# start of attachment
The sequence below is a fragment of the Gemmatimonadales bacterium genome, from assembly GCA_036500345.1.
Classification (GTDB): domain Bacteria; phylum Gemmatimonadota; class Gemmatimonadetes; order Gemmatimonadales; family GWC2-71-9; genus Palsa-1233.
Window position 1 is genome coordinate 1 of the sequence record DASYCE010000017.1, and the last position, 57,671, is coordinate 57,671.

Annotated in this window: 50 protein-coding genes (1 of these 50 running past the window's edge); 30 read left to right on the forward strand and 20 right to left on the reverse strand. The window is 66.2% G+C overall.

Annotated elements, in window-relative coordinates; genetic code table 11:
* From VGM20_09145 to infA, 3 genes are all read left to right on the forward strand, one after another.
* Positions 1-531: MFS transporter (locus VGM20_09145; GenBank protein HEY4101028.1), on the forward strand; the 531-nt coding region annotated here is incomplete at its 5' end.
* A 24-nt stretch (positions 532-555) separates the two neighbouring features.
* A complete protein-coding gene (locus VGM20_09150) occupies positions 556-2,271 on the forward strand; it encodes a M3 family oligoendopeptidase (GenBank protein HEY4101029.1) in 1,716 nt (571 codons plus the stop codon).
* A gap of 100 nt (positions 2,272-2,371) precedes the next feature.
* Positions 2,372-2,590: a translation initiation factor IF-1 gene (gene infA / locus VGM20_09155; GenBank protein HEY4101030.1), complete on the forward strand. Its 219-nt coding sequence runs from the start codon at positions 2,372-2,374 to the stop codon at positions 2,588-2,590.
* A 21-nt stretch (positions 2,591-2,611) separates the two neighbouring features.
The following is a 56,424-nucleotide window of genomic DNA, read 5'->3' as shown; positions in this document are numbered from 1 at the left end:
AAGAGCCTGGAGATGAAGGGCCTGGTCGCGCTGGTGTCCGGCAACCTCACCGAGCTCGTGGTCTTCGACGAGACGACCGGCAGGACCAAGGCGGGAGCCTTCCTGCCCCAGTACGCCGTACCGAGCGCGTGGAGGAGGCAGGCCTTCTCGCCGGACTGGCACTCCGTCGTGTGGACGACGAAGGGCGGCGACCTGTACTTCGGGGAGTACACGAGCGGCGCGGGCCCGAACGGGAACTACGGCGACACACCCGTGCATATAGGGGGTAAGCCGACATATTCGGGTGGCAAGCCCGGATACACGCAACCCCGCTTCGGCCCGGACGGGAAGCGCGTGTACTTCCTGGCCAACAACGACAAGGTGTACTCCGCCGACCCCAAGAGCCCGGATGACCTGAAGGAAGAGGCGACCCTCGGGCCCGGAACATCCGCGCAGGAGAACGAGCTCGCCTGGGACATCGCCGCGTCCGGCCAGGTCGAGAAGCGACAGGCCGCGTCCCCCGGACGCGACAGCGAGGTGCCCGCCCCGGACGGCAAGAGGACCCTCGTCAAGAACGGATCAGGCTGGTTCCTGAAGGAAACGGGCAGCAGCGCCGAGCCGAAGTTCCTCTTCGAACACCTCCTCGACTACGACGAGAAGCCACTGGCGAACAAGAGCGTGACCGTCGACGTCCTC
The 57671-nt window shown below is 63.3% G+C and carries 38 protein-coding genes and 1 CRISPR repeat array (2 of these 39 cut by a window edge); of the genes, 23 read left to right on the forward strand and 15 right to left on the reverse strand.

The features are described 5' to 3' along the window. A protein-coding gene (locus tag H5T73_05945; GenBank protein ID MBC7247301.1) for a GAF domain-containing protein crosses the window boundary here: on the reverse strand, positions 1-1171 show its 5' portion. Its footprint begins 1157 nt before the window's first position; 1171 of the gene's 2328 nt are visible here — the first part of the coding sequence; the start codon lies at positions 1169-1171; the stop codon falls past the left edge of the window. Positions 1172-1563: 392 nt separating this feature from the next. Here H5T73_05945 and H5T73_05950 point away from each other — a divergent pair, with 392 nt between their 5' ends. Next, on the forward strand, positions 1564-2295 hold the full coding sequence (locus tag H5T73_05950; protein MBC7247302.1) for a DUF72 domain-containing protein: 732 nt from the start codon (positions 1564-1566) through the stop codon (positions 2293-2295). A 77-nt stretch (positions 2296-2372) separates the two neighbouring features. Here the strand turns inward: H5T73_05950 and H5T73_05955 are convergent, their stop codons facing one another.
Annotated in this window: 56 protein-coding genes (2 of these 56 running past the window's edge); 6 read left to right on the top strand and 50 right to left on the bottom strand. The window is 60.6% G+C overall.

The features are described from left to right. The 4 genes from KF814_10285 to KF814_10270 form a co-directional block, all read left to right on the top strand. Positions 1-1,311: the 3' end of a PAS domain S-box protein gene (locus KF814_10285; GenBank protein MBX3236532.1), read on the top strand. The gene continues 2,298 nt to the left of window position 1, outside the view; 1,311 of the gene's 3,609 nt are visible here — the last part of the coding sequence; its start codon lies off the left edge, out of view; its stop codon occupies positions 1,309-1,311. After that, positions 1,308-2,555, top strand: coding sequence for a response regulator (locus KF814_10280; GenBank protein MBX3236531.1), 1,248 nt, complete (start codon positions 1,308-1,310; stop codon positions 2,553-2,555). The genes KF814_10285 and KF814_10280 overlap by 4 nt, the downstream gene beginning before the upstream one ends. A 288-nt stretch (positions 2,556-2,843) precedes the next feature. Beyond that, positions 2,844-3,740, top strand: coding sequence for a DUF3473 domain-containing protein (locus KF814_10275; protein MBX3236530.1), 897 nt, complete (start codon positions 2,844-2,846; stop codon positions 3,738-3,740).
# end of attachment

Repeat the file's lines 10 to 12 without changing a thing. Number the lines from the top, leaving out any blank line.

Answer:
* A gap of 100 nt (positions 2,272-2,371) precedes the next feature.
* Positions 2,372-2,590: a translation initiation factor IF-1 gene (gene infA / locus VGM20_09155; GenBank protein HEY4101030.1), complete on the forward strand. Its 219-nt coding sequence runs from the start codon at positions 2,372-2,374 to the stop codon at positions 2,588-2,590.
* A 21-nt stretch (positions 2,591-2,611) separates the two neighbouring features.